Maj. Bruce Bell, an Army spokesman in Washington, said he knew of no other Army location where the affidavit is required, except in West Germany, where GIs marrying local women must sign non-military documents attesting to the validity of the marriages.
The INS also has received a few reports of sham marriages involving Air Force personnel, said Riordan, who met officials of both services last December in Korea.
The Air Force said it had court-martialed three men for charges involving sham marriages and black marketeering - two recently and one in 1982. All were disciplined and penalties ranged up to 10 years in a military prison, said spokesman Lt. Col. Jim Jannette.
Neither the Army or Air Force said it considered sham marriages a significant problem.
Nonetheless, local police reports and information from ex-servicemen gathered over many years indicate about 90 percent of Korean women arrested in the United States on prostitution charges are current or former wives of servicemen, Riordan said.
Not all these women planned to become prostitutes when arriving in the United States.
Sometimes, a woman eager to emigrate, but unwilling to wait years for a visa, will approach a broker to find a GI husband, Leonard said. The broker tells the women she can pay her fee by working six months in the United States. Some know sex is the currency. Others don't.
In other cases, authorities say, women are recruited from towns near military bases in the United States by Koreans who befriend newly arrived brides, lend them money and sometimes mock their husbands' salaries when the newcomers are struggling to make ends meet.
Sometimes Korean women with no military ties who have immigrated to America to rejoin families also fall prey, authorities say.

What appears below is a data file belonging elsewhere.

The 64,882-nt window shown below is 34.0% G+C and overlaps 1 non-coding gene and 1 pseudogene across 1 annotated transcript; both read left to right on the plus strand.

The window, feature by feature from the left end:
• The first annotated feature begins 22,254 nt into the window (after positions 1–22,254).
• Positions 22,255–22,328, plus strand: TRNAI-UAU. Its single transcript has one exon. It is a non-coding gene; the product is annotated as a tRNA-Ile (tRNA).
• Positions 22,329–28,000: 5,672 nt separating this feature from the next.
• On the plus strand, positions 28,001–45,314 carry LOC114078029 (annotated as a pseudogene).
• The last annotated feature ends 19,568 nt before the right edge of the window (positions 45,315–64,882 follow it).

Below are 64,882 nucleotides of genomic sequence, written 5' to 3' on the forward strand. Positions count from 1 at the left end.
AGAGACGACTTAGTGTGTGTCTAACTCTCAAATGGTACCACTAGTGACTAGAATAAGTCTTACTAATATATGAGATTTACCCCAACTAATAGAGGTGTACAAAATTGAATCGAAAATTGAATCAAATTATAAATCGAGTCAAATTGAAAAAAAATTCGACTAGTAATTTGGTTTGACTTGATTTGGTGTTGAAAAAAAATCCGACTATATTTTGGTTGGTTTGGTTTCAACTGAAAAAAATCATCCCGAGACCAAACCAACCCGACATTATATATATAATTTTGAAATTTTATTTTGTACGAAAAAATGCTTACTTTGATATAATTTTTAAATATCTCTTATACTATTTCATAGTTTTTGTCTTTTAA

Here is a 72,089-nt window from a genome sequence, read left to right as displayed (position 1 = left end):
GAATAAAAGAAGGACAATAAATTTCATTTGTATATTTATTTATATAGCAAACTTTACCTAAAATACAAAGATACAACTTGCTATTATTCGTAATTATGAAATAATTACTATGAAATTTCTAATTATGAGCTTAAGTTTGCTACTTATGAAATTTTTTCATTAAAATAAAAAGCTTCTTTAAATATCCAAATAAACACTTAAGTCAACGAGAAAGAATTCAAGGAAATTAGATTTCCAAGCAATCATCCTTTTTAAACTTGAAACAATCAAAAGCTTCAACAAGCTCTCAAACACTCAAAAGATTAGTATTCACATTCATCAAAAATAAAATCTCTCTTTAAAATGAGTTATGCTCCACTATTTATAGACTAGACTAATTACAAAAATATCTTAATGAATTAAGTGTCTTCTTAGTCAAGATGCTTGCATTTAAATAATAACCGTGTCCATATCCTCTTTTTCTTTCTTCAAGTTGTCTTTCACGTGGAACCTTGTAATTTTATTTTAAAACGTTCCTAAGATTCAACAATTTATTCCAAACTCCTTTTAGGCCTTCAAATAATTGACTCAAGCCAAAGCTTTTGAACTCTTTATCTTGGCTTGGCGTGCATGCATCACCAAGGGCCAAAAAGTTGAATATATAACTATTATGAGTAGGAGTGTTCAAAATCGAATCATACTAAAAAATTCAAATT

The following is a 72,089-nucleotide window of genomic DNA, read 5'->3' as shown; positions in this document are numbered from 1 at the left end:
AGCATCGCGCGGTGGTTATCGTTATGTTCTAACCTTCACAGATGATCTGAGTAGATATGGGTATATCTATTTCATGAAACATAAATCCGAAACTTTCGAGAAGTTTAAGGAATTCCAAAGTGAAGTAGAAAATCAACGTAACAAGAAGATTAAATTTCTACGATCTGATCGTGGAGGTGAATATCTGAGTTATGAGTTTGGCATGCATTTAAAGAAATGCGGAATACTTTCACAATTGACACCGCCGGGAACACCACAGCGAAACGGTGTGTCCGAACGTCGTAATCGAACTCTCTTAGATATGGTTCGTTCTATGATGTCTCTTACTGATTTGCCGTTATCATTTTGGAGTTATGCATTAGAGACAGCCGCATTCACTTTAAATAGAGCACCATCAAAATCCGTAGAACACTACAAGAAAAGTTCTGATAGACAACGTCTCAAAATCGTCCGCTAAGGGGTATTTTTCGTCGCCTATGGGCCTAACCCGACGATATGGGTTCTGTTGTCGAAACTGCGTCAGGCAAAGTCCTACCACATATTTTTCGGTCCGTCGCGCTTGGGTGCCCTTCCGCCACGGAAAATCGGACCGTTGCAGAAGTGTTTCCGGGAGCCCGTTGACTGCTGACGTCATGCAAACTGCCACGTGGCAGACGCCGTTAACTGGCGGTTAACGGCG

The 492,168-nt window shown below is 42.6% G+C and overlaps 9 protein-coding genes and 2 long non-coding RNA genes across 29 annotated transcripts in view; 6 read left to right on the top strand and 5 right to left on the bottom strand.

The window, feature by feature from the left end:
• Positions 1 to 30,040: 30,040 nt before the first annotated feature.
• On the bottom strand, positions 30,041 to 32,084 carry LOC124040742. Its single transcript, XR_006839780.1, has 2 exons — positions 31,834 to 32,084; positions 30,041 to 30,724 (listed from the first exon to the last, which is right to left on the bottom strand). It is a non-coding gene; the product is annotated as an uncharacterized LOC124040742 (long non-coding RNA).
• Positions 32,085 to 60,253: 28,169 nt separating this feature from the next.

Promising a better life, the recruiters entice these women with offers of thousands of dollars a month for work in other cities as masseuses or waitresses. Many take the bait and leave husbands and families.
Some might ask, "How can you fall for a line like that?" said Junction City Detective A.B. Farrow. "These girls, when they're told by their own people, they're assuming they can place some trust in them. They get a rude awakening."
The women, who often speak little English and have few job skills, have borrowed heavily and accepted plane tickets to get to new jobs. Room and board are added to mounting IOUs.
Some become virtual prisoners, turning tricks 16 hours a day, sleeping and working in the same room, never seeing sunlight.
"They're like indentured servants," said Ross Herberholz, of the Pierce County, Wash., sheriff's department.
They travel from city to city - pawns in an active barter of human flesh. Some may be sent to a new town to excuse a debt, or Leonard said, "They might trade two fair looking girls for one good looking girl."
Often, they move to keep ahead of the law. A prostitute arrested twice in Washington may surface in Alaska or Texas, Herberholz said. One woman arrested in Farmington Hills was picked up in Houston four years earlier, police said.
Police say it's hard to gauge the extent of the problem because women use bogus names and prostitution usually is a misdemeanor, not recorded in police computer banks.
But the frequent movement of these women, Herberholz said, is evidence "they've got to be connected. They've got to know somebody."
Police also say phone records seized in raids in Michigan and Texas listed calls to Korea and similar prostitution fronts across the country.
Some, particularly madams, have made fast fortunes. One Korean woman charged with prostitution in the San Antonio area had a $400,000 home, three massage parlors and a $2 million estate when she died a few years ago, Leonard said.
Four Houston massage parlors raided in 1985 had netted nearly $8 million in 3 1/2 years, he estimated.
Despite new attention to this problem, authorities say many elements remain a mystery, including how the network operates.
"We have no proof, it's highly organized with a kingpin," Leonard said. "It's like a loose-knit organization. It might be several families."
Business ownership changes hands frequently, women arrested skip town, and prostitution is so low key, there are few complaints.
Authorities also find themselves bedeviled by a conspiracy of silence fostered by ethnic loyalties - and intimidation.
Many Koreans "do not trust law enforcement," said Charles Woodard, police investigator in Killeen next to Fort Hood. "They're afraid to bring charges. These people will not come to talk to us."
Said Farrow: "It's like any organized crime. It's difficult to get into, difficult to break. It takes years."